Six Pros Talk Getting BIG
A few months back, Musclemag readers will remember that we ran a feature called “Six Pros Talk Contest Prep.” In that article, we talked to several champion bodybuilders about their general philosophies of getting contest ready…diced, sliced and shredded. Due to the overwhelming response we had to the piece, we decided to talk to six champs about the strategies they use to build all that massive muscle in the first place. Training styles, cardio, nutrition and other secrets they use to get crazy big. Take a look at what they had to say and see how you can use the information to help you achieve your own physique goals.
How much does you weight fluctuate between the off-season and your contest weight?
I compete at 215 pounds and don’t let myself get out of control in the off-season. I usually won’t get heavier than about 240.
About a 30-pound difference. 190 on stage, 220 off.
I tend to go to about 280-285 in the off-season and compete at around 250-255. Only having to lose 30 pounds allows me to get ready without having to diet for a long period of time. I feel that if you have to diet too long to get in shape, you’re at a much greater risk of losing muscle and suffering an injury. Getting ready for a show is hard on your body, and life, so keeping that period shorter is definitely better all around.
I’m probably the exception to the rule, but I usually get about 50 pounds heavier in the off-season. I hit the stage in the mid-230’s and usually go about 285-290 when I’m in full off-season mode. As a result, I do about a 25-week diet so I can come down slowly. One of the advantages I have is that I really don’t lose muscle when I diet. Not at all. Even on very, very low carbs, I just stay very full and round.
The other thing for me, and I think is really important to put out there, is that I don’t want to feel restricted year round, which is what it would require for me to stay closer to contest shape. Bodybuilding is one part of my life and I want to have fun with the rest of it. I don’t mind making whatever sacrifices are necessary once I start to diet, but I want to enjoy myself the rest of the year and I do enjoy good-tasting food.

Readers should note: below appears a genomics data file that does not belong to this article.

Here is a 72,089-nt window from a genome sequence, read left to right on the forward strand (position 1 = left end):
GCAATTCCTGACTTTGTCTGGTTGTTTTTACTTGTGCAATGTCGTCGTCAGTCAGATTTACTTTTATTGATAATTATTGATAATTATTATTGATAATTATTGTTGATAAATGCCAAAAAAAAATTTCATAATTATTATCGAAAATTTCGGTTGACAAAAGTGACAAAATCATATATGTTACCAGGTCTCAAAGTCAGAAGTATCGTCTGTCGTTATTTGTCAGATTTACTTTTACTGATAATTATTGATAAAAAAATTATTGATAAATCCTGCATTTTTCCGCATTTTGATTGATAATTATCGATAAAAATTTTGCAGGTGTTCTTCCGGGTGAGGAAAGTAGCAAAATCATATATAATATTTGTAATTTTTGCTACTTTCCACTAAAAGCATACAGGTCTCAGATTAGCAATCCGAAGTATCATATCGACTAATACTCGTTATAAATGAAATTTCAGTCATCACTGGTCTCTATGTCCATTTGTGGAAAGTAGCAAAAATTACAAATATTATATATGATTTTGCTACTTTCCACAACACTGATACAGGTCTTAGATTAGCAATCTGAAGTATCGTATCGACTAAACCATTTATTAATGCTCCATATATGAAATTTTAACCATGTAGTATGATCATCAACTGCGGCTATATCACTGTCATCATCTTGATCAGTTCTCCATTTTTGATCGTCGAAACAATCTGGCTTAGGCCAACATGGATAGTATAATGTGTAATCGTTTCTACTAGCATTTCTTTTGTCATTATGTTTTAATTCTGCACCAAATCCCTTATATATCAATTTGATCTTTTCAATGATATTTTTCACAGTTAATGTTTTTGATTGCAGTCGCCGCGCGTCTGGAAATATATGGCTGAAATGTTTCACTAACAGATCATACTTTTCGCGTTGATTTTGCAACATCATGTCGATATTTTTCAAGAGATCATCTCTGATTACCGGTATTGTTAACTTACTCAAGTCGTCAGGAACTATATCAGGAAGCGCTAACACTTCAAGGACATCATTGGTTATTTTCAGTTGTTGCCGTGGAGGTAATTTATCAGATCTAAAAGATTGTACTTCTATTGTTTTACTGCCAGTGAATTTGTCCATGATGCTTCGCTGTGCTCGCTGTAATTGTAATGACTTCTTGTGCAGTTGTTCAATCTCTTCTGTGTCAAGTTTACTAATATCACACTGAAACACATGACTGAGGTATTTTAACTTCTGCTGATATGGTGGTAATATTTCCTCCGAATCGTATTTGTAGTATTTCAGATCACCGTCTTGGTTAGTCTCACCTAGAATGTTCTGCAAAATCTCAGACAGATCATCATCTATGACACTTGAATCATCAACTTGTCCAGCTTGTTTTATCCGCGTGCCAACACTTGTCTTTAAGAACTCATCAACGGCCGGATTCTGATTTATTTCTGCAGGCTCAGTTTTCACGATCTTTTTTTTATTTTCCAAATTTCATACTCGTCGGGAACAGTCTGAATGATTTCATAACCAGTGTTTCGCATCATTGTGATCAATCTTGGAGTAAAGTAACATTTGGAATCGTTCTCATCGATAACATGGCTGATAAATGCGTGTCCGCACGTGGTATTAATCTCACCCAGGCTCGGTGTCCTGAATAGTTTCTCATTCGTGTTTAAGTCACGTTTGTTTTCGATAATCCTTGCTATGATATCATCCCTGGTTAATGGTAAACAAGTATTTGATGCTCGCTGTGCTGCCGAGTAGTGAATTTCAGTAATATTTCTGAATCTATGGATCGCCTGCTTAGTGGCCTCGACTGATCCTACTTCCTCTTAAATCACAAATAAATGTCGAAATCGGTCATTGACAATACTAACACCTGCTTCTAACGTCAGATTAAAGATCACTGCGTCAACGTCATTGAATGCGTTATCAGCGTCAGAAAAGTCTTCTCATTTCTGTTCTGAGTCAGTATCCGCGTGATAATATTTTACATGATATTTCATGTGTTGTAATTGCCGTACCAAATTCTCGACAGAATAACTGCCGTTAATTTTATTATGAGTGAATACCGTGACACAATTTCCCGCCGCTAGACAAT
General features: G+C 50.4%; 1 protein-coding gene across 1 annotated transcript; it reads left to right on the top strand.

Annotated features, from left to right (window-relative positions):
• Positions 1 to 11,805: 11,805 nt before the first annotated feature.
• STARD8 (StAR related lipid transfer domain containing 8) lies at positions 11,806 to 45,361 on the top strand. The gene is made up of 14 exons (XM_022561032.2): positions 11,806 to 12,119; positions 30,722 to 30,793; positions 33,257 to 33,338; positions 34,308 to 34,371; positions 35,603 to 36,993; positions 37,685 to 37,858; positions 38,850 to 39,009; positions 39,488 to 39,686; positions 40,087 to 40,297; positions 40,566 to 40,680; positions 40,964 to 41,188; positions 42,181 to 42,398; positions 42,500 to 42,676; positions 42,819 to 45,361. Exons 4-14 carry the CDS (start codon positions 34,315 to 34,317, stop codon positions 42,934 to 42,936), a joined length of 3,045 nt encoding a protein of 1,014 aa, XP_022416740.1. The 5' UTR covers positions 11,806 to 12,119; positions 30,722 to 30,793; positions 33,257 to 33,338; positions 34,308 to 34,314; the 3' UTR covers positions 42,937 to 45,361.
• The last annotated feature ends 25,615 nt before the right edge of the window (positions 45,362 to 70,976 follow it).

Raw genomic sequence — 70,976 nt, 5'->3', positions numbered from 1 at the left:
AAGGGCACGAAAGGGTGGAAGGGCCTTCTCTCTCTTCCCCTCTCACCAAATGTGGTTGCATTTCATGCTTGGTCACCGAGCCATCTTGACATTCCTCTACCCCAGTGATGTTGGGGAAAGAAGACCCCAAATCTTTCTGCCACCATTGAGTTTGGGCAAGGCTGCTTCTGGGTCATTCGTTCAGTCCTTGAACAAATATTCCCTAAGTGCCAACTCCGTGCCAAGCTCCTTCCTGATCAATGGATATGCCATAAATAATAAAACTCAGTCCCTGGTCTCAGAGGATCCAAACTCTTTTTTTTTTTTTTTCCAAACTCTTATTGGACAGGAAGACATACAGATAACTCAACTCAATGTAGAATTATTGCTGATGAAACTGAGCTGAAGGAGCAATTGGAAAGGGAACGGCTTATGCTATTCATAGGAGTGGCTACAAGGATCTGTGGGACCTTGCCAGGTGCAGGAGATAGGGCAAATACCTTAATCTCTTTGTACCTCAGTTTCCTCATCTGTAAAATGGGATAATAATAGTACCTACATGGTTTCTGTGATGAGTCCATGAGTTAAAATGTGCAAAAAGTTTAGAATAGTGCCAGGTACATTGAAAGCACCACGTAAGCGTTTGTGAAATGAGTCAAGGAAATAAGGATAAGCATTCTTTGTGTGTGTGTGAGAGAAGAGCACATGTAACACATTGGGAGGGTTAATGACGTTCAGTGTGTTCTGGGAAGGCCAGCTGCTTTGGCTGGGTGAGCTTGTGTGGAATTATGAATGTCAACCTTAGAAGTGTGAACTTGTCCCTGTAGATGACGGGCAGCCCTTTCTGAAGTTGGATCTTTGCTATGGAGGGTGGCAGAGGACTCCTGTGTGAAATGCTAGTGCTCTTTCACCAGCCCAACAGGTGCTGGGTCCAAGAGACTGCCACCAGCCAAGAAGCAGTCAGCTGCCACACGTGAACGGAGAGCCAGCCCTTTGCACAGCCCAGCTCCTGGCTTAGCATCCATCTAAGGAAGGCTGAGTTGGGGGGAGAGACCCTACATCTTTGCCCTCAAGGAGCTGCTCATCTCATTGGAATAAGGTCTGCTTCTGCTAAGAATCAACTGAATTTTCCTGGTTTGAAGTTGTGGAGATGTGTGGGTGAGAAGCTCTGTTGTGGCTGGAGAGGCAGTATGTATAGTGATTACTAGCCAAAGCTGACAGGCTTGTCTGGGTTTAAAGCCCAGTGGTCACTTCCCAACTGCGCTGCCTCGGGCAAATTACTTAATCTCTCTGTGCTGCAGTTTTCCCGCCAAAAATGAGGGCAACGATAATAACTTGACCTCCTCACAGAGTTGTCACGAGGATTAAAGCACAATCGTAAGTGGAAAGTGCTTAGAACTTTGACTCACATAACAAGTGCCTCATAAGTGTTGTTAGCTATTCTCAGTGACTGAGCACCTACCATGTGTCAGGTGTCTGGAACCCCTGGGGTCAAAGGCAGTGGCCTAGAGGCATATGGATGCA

I competed in my best shape at the Ironman Pro right around 200-203 pounds and I don’t expect to get much higher than 230 or so in the off-season. I think that staying within 30 pounds creates less wear and tear on my body and makes me more comfortable walking around. I don’t ever really like to feel “out of shape” and that number seems to work for me.
I usually compete around 200 pounds and stay within 20-25 pounds of that in the off-season.
What is your overall nutritional approach when you are not dieting for a show and how much does it vary from what you do when you are dieting?
I eat approximately four pounds of red meat a day when I’m dieting, so by the time the show is over, I don’t want to see too much steak anymore. As a result, I will usually drop my fats and protein a bit and elevate my carbs, which were kept very low during the diet.
Idrise Ward El:
Protein and fats stay about the same, but the carbs go up a lot. Gotta love the off-season!
Again, I’m going to be a bit out of the norm here as well. In the off-season, I tend to eat much less frequently than I do precontest. I use a lot of shakes and might only eat whole food twice a day, three at most. I do have more carbs and fats in the off-season, and clearly less protein, but the lower volume of actual food would surprise most people.
I keep the protein pretty constant year-round, but the carbs definitely go up once the show is over…thankfully! I still try to get six meals in per day, whether I’m dieting or not.
I eat seven meals per day when dieting, probably five or six in the off-season. Like Eryk, I try to keep the protein high protein, but my carbs and fats go up. When you training really heavy, you need more carbs to keep glycogen and energy levels high throughout for maximum intensity and you need more fat to keep the joints lubricated.
Do you perform any cardio in the off-season?